Radioactivity refers to the spontaneous decay or disintegration of an unstable atomic nucleus, which results in the emission of radiation.Nuclear energy is the energy held in the nucleus of an atom. It can be released through nuclear reactions such as fission (splitting of atomic nuclei) or fusion (combining of atomic nuclei). For more information,Here you will find radioactivity class 10 icse important questions.
Radioactivity is a natural or induced phenomenon associated with certain elements and isotopes, nuclear energy harnesses the immense power locked within atomic nuclei for practical applications, especially energy production. Both have profound implications for science, technology, and society. It also touches on the uses of radioactive materials and the hazards associated with exposure to ionizing radiation. The chapter further explores nuclear energy generation principles and the working of nuclear reactors. It is a fundamental chapter with implications in energy production, healthcare, and nuclear research. If you want to prepare well and clear your understanding then below are some radioactivity class 10 ICSE important questions.
Radioactivity is the spontaneous emission of particles and/or radiation from the nucleus of an unstable atom. This process results in the atom transforming into a new element or a stable isotope of the same element. Nuclear energy is the energy stored in the nucleus of an atom, released either by splitting the nucleus apart (fission) or by fusing two small nuclei together (fusion). Nuclear energy can be harnessed to produce electricity, and it offers the advantage of producing large amounts of power with minimal greenhouse gas emissions. However, it also presents challenges, such as radioactive waste management and safety concerns. If you want to practice more questions and clear your understanding, then oswal.io provides you with class 10 Radioactivity and Nuclear Energy important questions and answers.
Ans. (d) All of these
All alpha, beta, gamma (γ) particles can be stopped by a lead box. Whereas, Alpha (a) and Beta (a) particles can easily be stopped by a paper and an aluminium sheet, respectively. But gamma rays are more penetrating and can be stopped only by lead box.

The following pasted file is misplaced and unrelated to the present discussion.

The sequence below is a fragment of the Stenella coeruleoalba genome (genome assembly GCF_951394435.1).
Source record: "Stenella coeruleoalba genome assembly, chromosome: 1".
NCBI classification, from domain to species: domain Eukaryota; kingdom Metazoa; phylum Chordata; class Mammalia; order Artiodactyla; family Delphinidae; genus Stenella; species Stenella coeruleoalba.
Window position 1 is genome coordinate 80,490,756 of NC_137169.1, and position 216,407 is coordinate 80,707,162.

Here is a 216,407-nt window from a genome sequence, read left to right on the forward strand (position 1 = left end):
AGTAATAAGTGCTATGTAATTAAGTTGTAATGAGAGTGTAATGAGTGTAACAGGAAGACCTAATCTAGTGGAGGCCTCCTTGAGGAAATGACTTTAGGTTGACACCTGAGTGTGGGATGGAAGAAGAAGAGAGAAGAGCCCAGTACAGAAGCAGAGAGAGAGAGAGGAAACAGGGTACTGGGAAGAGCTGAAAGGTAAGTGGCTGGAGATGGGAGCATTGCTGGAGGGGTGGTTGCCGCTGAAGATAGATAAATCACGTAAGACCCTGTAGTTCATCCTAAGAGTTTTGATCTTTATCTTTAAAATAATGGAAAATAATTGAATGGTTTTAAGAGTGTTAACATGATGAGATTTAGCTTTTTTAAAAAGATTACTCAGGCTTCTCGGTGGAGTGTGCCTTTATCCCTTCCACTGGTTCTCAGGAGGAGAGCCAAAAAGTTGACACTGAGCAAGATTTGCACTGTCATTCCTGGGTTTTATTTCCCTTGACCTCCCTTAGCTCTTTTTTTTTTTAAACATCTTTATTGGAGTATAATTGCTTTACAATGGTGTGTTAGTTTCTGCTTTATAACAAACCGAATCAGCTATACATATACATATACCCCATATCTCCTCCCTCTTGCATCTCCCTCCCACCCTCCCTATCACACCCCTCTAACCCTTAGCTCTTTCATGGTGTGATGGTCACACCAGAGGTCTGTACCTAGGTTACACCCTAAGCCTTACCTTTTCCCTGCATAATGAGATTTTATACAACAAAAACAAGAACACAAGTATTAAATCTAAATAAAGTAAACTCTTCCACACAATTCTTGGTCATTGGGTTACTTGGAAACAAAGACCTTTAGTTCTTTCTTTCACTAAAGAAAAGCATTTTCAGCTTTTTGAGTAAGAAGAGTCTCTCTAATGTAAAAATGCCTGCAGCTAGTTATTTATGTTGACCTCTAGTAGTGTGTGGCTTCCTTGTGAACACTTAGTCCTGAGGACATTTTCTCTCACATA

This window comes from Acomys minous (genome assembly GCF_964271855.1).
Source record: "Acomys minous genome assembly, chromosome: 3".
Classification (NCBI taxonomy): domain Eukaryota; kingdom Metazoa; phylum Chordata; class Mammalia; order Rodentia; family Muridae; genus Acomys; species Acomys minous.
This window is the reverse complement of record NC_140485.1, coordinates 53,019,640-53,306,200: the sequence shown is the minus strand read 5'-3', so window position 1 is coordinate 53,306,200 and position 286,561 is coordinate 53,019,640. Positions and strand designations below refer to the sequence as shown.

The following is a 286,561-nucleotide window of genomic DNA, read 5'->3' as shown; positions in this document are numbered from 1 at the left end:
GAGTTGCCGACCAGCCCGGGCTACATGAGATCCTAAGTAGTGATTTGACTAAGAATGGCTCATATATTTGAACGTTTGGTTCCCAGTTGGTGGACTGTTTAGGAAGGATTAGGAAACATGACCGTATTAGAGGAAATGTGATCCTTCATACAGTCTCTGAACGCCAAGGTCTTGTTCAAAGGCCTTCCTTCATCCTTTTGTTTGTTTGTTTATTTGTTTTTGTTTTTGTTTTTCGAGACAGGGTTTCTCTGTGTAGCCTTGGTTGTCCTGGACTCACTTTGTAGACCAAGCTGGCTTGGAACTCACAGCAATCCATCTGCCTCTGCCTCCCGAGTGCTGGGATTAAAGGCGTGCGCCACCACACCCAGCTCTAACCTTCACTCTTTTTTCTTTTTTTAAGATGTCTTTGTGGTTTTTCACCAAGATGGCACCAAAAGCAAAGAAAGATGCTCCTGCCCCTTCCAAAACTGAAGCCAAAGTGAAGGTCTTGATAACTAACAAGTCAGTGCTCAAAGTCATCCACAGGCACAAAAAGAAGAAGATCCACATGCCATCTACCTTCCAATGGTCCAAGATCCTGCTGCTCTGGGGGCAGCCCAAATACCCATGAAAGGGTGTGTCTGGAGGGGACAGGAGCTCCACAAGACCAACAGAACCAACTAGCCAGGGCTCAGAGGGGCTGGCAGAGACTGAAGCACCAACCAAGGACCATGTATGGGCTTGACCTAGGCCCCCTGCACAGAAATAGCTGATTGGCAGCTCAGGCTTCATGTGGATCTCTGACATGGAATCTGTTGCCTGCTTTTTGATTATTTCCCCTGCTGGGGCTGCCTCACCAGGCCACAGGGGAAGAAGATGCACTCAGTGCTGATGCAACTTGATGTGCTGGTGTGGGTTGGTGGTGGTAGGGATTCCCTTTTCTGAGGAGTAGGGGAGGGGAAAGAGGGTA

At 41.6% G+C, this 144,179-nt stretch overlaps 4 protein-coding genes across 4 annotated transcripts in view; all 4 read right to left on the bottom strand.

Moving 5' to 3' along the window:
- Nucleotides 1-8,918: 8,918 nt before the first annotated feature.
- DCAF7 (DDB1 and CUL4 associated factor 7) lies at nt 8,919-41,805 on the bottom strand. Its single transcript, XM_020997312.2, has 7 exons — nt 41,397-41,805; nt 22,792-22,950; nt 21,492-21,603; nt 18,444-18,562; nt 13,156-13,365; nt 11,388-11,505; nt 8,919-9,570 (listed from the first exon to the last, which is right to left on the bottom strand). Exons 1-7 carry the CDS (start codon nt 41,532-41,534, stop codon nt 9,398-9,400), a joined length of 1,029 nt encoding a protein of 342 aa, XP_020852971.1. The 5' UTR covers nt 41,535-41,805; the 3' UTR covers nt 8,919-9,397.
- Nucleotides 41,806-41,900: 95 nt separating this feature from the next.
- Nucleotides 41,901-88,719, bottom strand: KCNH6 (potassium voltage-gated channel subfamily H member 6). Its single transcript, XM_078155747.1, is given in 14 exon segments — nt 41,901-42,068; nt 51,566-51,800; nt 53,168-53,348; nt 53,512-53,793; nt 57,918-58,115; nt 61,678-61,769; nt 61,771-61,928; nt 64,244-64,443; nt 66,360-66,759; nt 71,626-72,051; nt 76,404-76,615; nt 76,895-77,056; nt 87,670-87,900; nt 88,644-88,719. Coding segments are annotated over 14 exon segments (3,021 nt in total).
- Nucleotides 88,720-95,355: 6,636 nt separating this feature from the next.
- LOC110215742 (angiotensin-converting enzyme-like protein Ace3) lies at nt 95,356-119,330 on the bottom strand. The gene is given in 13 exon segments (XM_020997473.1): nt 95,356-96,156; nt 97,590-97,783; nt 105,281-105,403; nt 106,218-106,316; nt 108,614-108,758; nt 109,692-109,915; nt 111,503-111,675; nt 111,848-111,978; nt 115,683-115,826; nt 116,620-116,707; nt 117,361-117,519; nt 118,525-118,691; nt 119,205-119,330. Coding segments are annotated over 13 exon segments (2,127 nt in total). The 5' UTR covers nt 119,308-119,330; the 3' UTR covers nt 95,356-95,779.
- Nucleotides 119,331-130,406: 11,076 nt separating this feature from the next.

Ans. (a) Helium
Emission of alpha (α ) particle is alternatively referred as the emission of helium. Both alpha (α ) particle and helium has mass number of 4 and atomic number of 2.
Yes, radio isotopes can be prepared artificially by nuclear transmutation.Radioisotopes, also known as radioactive isotopes, are isotopes of an element that have unstable nuclei and emit radiation as they decay to more stable forms. Each radioisotope has a unique half-life, which is the time it takes for half of the substance to decay.
The number of protons in the nucleus is known as the atomic number of the element and is denoted by Z.The atomic number, often denoted asZ, is a fundamental property of an atom that defines its chemical identity.
When an element emits out a beta particle, a new element is formed with properties similar to those of an element one place later in the periodic table.
Nuclear energy represents the colossal power locked within the atomic nucleus. By either splitting heavy nuclei (fission) or combining lighter ones (fusion), vast amounts of energy can be released. This energy source offers a potent alternative to fossil fuels, promising substantial electricity generation with minimal greenhouse gas emissions. However, the challenges it poses, including radioactive waste management, safety concerns, and geopolitical implications, underscore the need for cautious and informed stewardship.This conclusion encapsulates the essence and implications of nuclear energy and radioactivity in our world. If you seek additional practice and a deeper comprehension of the topics covered in the chapter, oswal.io offers an extensive array of class 10 Radioactivity and Nuclear Energy important questions and answers to facilitate a more profound understanding of the concepts.
Ans: Radioactivity is the spontaneous emission of radiation, either directly from unstable atomic nuclei or as a result of a decay process.
Ans: Nuclear energy is produced by splitting (fission) heavy atomic nuclei like uranium or plutonium, or by fusing (fusion) light atomic nuclei such as hydrogen isotopes. These reactions release a large amount of energy.
Ans: No. While both deal with atomic nuclei, radioactivity refers to the spontaneous emission of radiation from unstable nuclei, whereas nuclear energy refers to the energy produced by manipulating atomic nuclei through fission or fusion.
Ans: Nuclear energy produces a large amount of electricity with minimal carbon emissions, which can help reduce greenhouse gases. It is also a reliable energy source that isn't affected by weather or seasonal variations like some renewables.
Ans: The primary concerns include potential nuclear accidents, the long-term storage of radioactive waste, and the potential misuse of nuclear technology or materials for weapons development.